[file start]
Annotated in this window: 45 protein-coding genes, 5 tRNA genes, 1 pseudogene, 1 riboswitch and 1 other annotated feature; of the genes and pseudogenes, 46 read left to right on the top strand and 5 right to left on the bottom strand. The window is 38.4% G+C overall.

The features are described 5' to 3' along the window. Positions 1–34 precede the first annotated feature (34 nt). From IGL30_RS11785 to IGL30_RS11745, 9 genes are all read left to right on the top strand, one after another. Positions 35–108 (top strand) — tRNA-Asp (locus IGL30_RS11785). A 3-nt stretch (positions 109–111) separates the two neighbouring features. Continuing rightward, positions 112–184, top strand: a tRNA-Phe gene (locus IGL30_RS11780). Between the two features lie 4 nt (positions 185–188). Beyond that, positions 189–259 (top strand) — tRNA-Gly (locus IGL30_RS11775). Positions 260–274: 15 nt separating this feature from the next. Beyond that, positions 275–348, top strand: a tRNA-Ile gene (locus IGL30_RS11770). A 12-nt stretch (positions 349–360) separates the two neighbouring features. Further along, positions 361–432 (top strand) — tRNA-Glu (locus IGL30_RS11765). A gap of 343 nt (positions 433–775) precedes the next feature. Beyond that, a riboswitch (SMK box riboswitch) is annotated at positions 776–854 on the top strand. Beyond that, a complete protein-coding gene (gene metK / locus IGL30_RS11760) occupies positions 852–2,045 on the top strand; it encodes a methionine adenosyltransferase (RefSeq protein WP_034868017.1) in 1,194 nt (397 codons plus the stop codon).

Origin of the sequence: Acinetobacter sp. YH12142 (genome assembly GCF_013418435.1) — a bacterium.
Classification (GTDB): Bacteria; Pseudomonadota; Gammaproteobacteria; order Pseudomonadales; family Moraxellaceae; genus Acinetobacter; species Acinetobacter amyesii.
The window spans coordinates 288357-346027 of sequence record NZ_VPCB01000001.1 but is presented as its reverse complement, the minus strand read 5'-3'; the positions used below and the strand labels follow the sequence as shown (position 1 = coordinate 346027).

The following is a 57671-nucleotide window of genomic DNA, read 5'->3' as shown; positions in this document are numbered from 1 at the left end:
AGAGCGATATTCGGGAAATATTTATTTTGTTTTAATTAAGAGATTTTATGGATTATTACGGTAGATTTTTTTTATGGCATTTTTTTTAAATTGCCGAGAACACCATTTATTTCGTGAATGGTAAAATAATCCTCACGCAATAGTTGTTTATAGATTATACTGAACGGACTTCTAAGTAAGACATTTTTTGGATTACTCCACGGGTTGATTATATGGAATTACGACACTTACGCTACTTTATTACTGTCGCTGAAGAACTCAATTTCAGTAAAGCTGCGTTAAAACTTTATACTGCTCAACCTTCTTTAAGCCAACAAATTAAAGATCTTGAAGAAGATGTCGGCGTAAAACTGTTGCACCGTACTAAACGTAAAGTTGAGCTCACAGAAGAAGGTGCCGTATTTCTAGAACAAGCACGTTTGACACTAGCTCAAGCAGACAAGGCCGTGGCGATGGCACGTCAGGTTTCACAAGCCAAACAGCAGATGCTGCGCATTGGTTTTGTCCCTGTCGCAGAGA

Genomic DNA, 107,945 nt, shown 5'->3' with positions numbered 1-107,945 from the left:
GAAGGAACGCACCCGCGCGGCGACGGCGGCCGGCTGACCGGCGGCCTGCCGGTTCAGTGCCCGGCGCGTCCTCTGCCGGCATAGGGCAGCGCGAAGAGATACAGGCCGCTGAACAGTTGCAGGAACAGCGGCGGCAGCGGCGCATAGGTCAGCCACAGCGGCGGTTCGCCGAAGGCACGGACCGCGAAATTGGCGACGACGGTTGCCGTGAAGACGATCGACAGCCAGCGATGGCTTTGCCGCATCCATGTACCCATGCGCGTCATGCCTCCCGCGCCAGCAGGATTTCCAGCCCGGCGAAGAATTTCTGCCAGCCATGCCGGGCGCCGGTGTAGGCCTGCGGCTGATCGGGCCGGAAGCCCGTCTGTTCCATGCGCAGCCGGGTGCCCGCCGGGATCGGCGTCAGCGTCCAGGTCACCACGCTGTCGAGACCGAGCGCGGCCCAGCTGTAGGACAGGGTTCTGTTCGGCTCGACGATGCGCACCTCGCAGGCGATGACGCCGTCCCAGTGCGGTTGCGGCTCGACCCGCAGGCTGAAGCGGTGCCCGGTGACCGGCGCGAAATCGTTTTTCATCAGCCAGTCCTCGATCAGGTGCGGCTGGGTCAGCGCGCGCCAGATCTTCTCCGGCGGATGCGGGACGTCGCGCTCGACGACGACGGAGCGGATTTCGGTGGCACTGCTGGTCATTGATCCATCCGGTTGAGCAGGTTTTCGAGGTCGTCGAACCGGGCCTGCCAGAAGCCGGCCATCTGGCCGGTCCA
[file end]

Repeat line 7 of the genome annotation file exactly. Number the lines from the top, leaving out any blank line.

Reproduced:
AGAGCGATATTCGGGAAATATTTATTTTGTTTTAATTAAGAGATTTTATGGATTATTACGGTAGATTTTTTTTATGGCATTTTTTTTAAATTGCCGAGAACACCATTTATTTCGTGAATGGTAAAATAATCCTCACGCAATAGTTGTTTATAGATTATACTGAACGGACTTCTAAGTAAGACATTTTTTGGATTACTCCACGGGTTGATTATATGGAATTACGACACTTACGCTACTTTATTACTGTCGCTGAAGAACTCAATTTCAGTAAAGCTGCGTTAAAACTTTATACTGCTCAACCTTCTTTAAGCCAACAAATTAAAGATCTTGAAGAAGATGTCGGCGTAAAACTGTTGCACCGTACTAAACGTAAAGTTGAGCTCACAGAAGAAGGTGCCGTATTTCTAGAACAAGCACGTTTGACACTAGCTCAAGCAGACAAGGCCGTGGCGATGGCACGTCAGGTTTCACAAGCCAAACAGCAGATGCTGCGCATTGGTTTTGTCCCTGTCGCAGAGA